UN and Haiti appeal for $120m in the wake of Hurricane Matthew

11 Oct 16

The United Nations and the Haitian government have appealed for $120m in aid to support up to 2.1 million people that have been affected by Hurricane Matthew.


Traditional humanitarian responses to global crises are underfunded and often miss their mark. As new donors emerge and the benefits of more local approaches are recognised, does the western aid system need to take a step back?

Haitians carry aid following the devastating earthquake that struck the country in 2010.


The storm struck the tiny nation last week, with winds exceeding over 157 miles per hour at its peak. Matthew also hit Cuba, elsewhere in the Caribbean and the US. In total nearly 900 people throughout the region have died.

In Haiti, the UN said 90% of livelihoods have been destroyed. Homes, businesses, infrastructure and crops have been levelled, cities are flooded and concerns about a surge in cholera cases and malnutrition are rife.

Haiti’s interim president, Jecelerme Privert, warned today that the nation is at risk of “real famine” following the “apocalyptic destruction” the storm left behind.

United Nations secretary general Ban Ki-Moon called today for a “massive response” from the international community.

“Hundreds have died. At least 1.4 million people need assistance at this time. Some towns and villages have almost been wiped off the map,” he said as he launched the so-called ‘flash appeal’ at the UN in New York yesterday.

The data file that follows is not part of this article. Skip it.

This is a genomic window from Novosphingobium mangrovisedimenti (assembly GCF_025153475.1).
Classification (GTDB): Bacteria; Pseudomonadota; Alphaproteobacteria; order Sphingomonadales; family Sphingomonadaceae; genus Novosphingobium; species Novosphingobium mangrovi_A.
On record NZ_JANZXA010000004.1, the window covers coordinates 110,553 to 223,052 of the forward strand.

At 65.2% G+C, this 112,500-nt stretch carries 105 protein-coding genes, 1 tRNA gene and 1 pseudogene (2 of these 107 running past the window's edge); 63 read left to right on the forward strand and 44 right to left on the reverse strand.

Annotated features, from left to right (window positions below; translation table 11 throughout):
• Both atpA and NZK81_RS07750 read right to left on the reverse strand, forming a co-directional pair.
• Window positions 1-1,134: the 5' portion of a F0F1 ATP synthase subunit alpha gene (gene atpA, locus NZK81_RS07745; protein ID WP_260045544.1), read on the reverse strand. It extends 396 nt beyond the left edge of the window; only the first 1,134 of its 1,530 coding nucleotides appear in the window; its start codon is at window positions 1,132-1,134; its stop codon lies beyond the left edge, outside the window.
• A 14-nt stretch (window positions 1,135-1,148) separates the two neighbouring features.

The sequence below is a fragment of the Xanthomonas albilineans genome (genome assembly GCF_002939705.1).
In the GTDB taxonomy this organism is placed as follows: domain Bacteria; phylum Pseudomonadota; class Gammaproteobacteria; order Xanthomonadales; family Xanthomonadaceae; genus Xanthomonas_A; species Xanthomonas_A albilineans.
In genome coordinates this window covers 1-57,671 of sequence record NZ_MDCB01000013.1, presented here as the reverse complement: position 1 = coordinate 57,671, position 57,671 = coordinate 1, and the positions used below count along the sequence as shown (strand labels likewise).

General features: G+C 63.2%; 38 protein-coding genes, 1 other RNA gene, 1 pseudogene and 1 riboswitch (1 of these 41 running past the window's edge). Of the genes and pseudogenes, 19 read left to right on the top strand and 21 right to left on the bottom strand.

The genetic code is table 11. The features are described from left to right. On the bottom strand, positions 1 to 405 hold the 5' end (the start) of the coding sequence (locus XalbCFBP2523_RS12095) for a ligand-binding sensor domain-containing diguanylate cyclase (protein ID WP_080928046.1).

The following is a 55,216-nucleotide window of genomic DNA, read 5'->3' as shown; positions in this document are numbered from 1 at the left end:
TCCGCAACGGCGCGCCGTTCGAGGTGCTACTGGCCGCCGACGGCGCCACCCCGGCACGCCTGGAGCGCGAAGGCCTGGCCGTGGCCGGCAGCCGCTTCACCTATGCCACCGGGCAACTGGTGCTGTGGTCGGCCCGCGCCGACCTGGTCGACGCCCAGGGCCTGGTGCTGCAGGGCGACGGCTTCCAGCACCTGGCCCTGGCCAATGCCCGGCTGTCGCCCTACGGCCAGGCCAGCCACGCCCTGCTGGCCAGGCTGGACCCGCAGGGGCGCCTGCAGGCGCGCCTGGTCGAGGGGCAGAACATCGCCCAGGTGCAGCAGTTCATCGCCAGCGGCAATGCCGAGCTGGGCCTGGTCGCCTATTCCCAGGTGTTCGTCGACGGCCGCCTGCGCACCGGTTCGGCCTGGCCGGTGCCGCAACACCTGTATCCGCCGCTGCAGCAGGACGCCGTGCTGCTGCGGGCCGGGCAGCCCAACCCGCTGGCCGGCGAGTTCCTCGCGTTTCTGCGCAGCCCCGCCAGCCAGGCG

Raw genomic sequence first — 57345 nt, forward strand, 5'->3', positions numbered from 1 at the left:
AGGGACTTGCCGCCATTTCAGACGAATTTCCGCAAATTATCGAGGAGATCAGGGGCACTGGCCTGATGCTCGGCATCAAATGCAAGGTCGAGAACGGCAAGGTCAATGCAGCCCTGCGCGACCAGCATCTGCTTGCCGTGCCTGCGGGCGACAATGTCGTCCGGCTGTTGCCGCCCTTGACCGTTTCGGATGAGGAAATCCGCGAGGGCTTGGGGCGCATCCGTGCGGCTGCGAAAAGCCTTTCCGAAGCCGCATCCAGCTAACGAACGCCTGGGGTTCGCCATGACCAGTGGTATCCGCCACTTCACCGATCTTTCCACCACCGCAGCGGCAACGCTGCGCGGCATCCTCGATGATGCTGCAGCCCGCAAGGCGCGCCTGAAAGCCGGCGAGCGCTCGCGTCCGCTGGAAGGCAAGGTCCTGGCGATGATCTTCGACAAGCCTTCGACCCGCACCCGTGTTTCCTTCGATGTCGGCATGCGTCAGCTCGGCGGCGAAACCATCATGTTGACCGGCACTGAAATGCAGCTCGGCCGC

The UN, as well as the UK, EU and US are among those that have already announced millions in support for the country.

But the scale of destruction and the human cost Matthew has wreaked on Haiti means recovery costs are going to be multi-billion dollar.

Damien Berrendorf, Oxfam’s director in Haiti, highlighted that Haitian citizens will need significantly more support to recover their livelihoods or even reach “minimum survival conditions”.

“We are talking about extremely vulnerable people who have lost absolutely everything. Our greatest fear is that loss of crops and possible spread of cholera and other diseases will cause more deaths than the actual hurricane over the next days and weeks,” he said.

Oxfam urged donors to act immediately and speed up the provision of aid to those affected.

“Damage wrought by Hurricane Matthew to roads and power lines in some areas is of the same magnitude to those suffered after the 2010 earthquake. It is important that the big donors start to work as soon as possible,” said Berrendorf. 

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